Heller: Republicans need to clean house

WASHINGTON — The Republican Party lost its majority in the House of Representatives in 2006, and is likely to lose more seats in November, but Nevada Republican Dean Heller says he doesn’t think that’s necessarily a bad thing.

“I’m of the position that we really need to clean house in this Republican Party, and I think the next couple of election cycles are going to do that,” Heller said.

Republicans who should be swept out, in Heller’s view, include some from the historic class of 1994, which gave the GOP a majority in the House for the first time in 40 years.

“It’s an old mantra: they came to change Washington, and Washington changed them,” Heller said several weeks ago. “I think we got to the point where the majority of Republicans were trying to change America and tell (Americans) what they wanted instead of listening to … what they need.”

Although Heller did not mention his name, Sen. John Ensign, R-Nev., was one of 73 members of the GOP freshman class of 1994 in the House. Through a spokesman, Ensign declined to comment on Heller’s statement.

Heller, 48, was one of only 13 Republicans newly elected to the House in 2006, the smallest freshman GOP class since 1913.

The group frequently meets at an area Heller calls “freshman row” on the House floor.

“I think the leadership is tapping the freshman class to kind of move legislation now because it’s a fresh look,” Heller said. For example, Heller was chosen in May to deliver the weekly national radio address for the House Republican Conference.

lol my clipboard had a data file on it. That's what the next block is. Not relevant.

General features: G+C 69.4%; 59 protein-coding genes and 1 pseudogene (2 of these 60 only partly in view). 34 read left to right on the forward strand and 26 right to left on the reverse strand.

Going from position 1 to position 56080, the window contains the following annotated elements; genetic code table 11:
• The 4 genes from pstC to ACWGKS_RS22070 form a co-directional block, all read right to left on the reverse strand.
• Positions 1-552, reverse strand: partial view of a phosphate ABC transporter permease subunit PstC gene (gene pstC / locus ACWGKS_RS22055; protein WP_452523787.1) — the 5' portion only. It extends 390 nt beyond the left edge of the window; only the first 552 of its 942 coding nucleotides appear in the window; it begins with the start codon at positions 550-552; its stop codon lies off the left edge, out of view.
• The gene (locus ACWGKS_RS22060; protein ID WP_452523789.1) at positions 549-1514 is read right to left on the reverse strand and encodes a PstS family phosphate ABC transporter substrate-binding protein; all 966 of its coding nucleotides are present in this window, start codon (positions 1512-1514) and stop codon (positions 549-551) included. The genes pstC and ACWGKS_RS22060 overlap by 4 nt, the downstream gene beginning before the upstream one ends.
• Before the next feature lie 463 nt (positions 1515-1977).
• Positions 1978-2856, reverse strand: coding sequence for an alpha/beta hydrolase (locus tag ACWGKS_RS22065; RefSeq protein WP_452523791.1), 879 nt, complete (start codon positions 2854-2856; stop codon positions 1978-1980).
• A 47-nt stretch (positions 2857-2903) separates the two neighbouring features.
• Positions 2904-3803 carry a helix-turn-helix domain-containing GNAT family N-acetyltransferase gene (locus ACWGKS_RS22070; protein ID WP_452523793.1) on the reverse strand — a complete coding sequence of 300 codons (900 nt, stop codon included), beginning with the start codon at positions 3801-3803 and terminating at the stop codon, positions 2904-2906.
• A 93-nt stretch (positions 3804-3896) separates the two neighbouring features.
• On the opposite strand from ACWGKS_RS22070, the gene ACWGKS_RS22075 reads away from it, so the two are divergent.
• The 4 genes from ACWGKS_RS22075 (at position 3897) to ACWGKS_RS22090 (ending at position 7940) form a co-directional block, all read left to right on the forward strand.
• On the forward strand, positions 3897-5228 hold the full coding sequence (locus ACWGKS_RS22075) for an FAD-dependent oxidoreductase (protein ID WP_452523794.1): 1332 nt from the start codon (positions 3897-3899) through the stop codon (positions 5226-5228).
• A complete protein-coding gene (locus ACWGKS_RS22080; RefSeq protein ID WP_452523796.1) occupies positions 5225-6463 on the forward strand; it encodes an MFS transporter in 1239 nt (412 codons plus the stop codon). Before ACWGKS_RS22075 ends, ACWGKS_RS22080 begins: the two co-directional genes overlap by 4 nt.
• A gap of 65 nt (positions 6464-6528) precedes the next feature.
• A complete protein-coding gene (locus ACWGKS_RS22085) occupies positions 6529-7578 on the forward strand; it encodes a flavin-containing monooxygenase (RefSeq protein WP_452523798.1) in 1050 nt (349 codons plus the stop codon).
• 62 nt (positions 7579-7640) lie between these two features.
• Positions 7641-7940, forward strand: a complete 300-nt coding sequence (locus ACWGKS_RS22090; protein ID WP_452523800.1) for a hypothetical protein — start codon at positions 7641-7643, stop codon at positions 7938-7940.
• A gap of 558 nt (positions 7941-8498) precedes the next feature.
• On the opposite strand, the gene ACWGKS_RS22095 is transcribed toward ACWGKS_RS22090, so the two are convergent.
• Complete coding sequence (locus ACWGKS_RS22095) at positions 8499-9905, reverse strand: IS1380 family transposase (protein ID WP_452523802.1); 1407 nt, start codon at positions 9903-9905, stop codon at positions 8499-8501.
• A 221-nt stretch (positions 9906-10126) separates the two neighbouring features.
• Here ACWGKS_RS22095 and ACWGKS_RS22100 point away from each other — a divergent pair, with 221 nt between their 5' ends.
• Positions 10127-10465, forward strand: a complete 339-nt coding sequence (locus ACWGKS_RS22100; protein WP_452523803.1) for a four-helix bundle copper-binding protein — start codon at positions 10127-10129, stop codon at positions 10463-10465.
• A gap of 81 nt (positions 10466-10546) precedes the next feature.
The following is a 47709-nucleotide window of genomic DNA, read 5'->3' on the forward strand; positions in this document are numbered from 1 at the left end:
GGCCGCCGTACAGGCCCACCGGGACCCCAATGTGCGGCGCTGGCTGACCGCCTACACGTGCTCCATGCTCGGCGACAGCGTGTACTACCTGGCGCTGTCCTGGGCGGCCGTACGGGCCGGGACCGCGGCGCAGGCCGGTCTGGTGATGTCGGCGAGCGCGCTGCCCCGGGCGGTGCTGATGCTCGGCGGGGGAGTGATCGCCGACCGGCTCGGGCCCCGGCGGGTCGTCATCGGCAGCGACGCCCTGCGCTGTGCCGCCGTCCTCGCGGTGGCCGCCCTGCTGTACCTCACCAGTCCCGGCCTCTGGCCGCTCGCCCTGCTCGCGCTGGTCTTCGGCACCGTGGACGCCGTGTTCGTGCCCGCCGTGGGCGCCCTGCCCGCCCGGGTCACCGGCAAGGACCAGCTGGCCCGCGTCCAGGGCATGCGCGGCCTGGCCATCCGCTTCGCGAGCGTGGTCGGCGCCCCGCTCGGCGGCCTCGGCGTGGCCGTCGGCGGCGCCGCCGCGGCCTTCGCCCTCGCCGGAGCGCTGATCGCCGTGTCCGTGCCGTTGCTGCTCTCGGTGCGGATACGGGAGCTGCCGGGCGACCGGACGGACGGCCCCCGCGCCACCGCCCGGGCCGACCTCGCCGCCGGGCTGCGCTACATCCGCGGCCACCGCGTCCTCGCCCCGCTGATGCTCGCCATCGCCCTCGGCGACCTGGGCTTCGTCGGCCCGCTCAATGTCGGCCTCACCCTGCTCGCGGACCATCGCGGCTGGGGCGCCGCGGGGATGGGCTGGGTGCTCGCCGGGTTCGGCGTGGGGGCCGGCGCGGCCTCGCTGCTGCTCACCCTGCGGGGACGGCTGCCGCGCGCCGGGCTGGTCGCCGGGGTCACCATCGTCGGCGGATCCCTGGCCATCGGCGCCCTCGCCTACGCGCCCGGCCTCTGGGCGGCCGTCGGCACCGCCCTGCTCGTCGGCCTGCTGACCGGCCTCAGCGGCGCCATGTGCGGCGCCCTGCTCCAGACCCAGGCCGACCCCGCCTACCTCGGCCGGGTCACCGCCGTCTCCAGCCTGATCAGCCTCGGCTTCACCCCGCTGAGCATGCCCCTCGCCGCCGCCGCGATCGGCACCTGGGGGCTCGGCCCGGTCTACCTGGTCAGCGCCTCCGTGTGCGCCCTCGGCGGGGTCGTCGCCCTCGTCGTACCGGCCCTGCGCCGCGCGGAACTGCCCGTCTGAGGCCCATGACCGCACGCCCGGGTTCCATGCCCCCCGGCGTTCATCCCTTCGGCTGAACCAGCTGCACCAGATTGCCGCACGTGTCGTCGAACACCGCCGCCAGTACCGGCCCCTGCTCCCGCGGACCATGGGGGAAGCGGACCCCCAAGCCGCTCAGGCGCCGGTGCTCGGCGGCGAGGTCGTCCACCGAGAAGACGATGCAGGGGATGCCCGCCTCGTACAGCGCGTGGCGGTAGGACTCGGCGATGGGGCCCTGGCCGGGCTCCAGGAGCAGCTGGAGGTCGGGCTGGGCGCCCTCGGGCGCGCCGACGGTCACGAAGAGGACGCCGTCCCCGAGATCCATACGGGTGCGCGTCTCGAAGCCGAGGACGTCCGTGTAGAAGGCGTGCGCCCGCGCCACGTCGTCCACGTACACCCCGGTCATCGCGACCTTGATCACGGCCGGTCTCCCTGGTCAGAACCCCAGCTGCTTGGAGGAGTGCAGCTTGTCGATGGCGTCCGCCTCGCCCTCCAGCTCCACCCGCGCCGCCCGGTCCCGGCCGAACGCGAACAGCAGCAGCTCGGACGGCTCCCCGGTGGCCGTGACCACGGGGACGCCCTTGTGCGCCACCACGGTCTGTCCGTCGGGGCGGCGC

A former secretary of state in Nevada, Heller acknowledged shortly after arriving in the House last year that he probably would eventually return to Nevada to run for governor.

But Heller now says his future plans have changed.

“(In Congress), you can truly make a difference in people’s lives — in the economy, in the environment, in your district,” Heller said.

Not that Heller is happy about being a minority member of a Democratic-controlled House. He claims there is an obvious influence on legislation by trial lawyers, environmentalists and labor unions.

In a swipe at House Speaker Nancy Pelosi, D-Calif., he has referred to skyrocketing gasoline prices as the “Pelosi Premium.”

And although he is more willing to remain in the House, Heller is not prepared for an extended haul in the minority.

“I do believe we will be back in the majority within 10 years,” he said.

But Heller does not dismiss the notion he may no longer be in the House when that happens.

In 2006, he won election to the House after prevailing in a tough Republican primary against Assemblywoman Sharron Angle by only 421 votes.

Heller went on to defeat Democrat Jill Derby, who is running against him again this year, by 5 percent of the vote.

“The upside is that I don’t have a rough and tumble primary (this year), but I don’t think that makes the general (election in November) any easier,” Heller said.

Contact Stephens Washington Bureau reporter Tony Batt at tbatt@stephensmedia.com or 202-783-1760.

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